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Uk Could Face Wave Of Bankruptcy Tourism

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UK could face wave of bankruptcy tourism

The UK is at risk of bankruptcy tourism as indebted people turn to Britain to take advantage of its leniencey, an insolvency expert claims.

The practice, termed 'forum shopping', involves potential bankrupts from other European countries setting up a temporary address in Britain and filing for bankruptcy here, where they may be debt-free after only one year.

The UK's leniency is highlighted by comparison to the penalty period in Germany of seven years and in Ireland of 12 years.

EU rules mean any bankruptcy ruling in the UK must be recognised by the other countries in the European Union. This allows a foreigner becoming bankrupt in the UK to benefit from the one-year rule on return to their own country.

In the year to March, 59 foreigners filed for bankruptcy in the UK after residing here for less than 12 months, where all or most of their debts were abroad, according to figures obtained by This is Money from the Government-backed Insolvency Service.

But Neil Smyth, insolvency expert and partner at law firm Taylor Wessing, believes the figures for forum shopping will rise as the recession wears on, driving up the cost of bankruptcy for genuine debtors in the process.

Of the 59 foreigners filing for bankruptcy after less than 12 months of residence, 21 were found to be a fraudulent and the Insolvency Service has so far had seven of these annulled.

Despite the small numbers involved relative to the number of people filing for bankruptcy in the UK – almost 19,000 people went bankrupt between April and June this year – Smyth believes this could be the tip of a potential iceberg.

Mr Smyth said: 'This problem can only get worse with time as more and more people become unemployed across Europe and realise the disparity in bankruptcy laws between member states.

'We have even heard about companies setting up in Germany that set clients up with a temporary address and help them to jump through the various hoops to become bankrupt over here.'

Bankruptcy currently involves a £150 court fee and a £360 paid to an 'official receiver', who handles all the paperwork and investigations pertaining to each case. However, the costs of investigation is much higher when involving a foreign bankrupt as foreign assets and creditors need to be assessed.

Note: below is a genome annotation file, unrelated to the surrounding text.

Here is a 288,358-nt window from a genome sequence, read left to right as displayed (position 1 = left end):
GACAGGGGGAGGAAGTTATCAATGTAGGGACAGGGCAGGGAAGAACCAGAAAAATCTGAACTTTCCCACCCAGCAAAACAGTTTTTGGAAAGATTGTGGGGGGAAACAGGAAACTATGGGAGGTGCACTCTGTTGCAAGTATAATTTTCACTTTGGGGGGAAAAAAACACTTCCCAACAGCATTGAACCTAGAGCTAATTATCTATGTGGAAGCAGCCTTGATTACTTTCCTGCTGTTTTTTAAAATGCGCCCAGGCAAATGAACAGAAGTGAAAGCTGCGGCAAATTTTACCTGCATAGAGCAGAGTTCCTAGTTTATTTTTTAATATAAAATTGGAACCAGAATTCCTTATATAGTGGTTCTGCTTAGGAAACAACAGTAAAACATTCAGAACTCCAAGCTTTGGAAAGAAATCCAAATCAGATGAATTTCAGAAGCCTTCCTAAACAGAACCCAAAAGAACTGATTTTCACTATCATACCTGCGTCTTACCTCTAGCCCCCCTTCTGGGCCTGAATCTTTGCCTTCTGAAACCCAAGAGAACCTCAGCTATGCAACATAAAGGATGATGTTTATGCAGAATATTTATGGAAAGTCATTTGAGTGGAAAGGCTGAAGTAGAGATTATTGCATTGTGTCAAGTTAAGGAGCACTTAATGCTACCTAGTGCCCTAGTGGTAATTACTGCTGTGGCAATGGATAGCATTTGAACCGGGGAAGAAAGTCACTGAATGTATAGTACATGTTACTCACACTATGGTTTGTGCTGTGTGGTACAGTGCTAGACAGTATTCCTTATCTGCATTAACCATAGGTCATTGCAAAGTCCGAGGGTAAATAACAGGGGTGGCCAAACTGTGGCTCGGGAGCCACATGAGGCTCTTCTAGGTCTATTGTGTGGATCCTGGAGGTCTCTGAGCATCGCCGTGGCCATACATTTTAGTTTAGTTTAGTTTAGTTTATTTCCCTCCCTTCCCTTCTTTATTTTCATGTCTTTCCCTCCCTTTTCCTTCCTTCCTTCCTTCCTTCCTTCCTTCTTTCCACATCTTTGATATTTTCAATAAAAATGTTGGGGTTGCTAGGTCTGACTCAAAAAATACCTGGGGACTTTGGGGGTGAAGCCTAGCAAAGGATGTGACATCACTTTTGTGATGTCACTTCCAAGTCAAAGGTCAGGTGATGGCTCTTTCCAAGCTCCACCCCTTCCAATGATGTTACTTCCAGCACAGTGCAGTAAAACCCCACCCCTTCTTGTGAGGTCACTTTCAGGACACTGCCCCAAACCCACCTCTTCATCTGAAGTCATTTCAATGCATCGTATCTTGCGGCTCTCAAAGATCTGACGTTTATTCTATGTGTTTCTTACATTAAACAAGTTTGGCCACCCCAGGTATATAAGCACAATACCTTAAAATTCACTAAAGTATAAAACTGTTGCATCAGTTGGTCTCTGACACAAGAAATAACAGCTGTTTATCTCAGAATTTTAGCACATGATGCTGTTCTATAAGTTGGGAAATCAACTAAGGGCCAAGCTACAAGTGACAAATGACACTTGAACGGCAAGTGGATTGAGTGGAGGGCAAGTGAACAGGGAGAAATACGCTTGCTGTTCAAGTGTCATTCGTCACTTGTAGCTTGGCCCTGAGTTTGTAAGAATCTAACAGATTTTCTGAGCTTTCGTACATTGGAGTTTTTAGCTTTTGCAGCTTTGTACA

Mr Smyth's explanation is supported by a report on the Insolvency Service's website, which states debtors may use addresses 'supplied by agents assisting with the petition for bankruptcy'.

This means foreign bankrupts may be able to file for bankruptcy in Britain, as all they have to prove is that their 'centre of main interests' is in the UK. This may mean proof of an address used several times a year, that the majority of a person's business activities are in the UK or the majority of their creditors are here.

Ahh yes, Gordon's 'light touch' regulations. Instead of ushering in a new era of global hedge funds to the city, we've brought in international companies to declare insolvency.

Anybody else think that it is time for Gordon to go?

Gordon%20Brown%20Flush%20not%20Flash.jpg

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Bankruptcy currently involves a £150 court fee and a £360 paid to an 'official receiver', who handles all the paperwork and investigations pertaining to each case.

Bankruptcy surely means you have no money. Nothing. So where do you get £510 from?

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UK could face wave of bankruptcy tourism

Ahh yes, Gordon's 'light touch' regulations. Instead of ushering in a new era of global hedge funds to the city, we've brought in international companies to declare insolvency.

Anybody else think that it is time for Gordon to go?

Gordon%20Brown%20Flush%20not%20Flash.jpg

It wasn't lack of regulation, i.e. too few laws and government bureaucrats dictating to business, that got us into this mess.

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Bankruptcy surely means you have no money. Nothing. So where do you get £510 from?

Standard practice is to stick it on a credit card...

:lol:

Actually, bankruptcy doesn't mean you have no money; it means that you are unable to service your debt. So if you have an income of £1000 per month, legitimate living costs of £700 per month, no assets, and debt repayments of £600 per month you can go bankrupt.

All you've got to do is skip the last couple of month's repayments and you've got the £510 easily.

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Interesting to note: UK Bankrupcy numbers are feectively CAPPED as there is only a certain amount of capacity to hear and process the cases.

Oh, and their budget was cut this year.

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